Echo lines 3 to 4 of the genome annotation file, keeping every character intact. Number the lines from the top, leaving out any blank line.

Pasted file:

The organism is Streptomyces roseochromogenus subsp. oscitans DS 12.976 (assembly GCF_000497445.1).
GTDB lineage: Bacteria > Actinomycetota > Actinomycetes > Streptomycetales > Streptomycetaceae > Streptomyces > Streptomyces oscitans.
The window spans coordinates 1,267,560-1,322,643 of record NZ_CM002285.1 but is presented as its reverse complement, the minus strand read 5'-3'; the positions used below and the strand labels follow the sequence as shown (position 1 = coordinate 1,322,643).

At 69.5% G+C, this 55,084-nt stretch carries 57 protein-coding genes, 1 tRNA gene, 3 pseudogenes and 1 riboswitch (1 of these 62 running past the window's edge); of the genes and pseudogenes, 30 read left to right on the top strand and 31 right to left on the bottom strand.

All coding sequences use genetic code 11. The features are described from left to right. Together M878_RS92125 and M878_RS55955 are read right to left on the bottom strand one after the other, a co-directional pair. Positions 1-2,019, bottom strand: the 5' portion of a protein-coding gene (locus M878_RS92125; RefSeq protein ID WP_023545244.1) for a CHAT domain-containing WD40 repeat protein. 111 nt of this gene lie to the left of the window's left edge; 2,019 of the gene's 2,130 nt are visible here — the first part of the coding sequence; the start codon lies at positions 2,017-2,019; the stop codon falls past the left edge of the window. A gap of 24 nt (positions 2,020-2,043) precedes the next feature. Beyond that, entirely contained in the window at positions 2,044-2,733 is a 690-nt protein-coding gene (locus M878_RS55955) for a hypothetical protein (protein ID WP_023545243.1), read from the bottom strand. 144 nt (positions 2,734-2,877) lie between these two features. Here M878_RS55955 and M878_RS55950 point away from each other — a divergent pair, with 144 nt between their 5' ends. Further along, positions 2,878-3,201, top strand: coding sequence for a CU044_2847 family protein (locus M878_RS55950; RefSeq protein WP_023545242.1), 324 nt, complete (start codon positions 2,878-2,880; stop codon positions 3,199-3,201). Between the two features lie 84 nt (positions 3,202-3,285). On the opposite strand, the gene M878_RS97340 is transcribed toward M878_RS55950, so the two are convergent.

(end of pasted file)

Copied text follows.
The window spans coordinates 1,267,560-1,322,643 of record NZ_CM002285.1 but is presented as its reverse complement, the minus strand read 5'-3'; the positions used below and the strand labels follow the sequence as shown (position 1 = coordinate 1,322,643).

At 69.5% G+C, this 55,084-nt stretch carries 57 protein-coding genes, 1 tRNA gene, 3 pseudogenes and 1 riboswitch (1 of these 62 running past the window's edge); of the genes and pseudogenes, 30 read left to right on the top strand and 31 right to left on the bottom strand.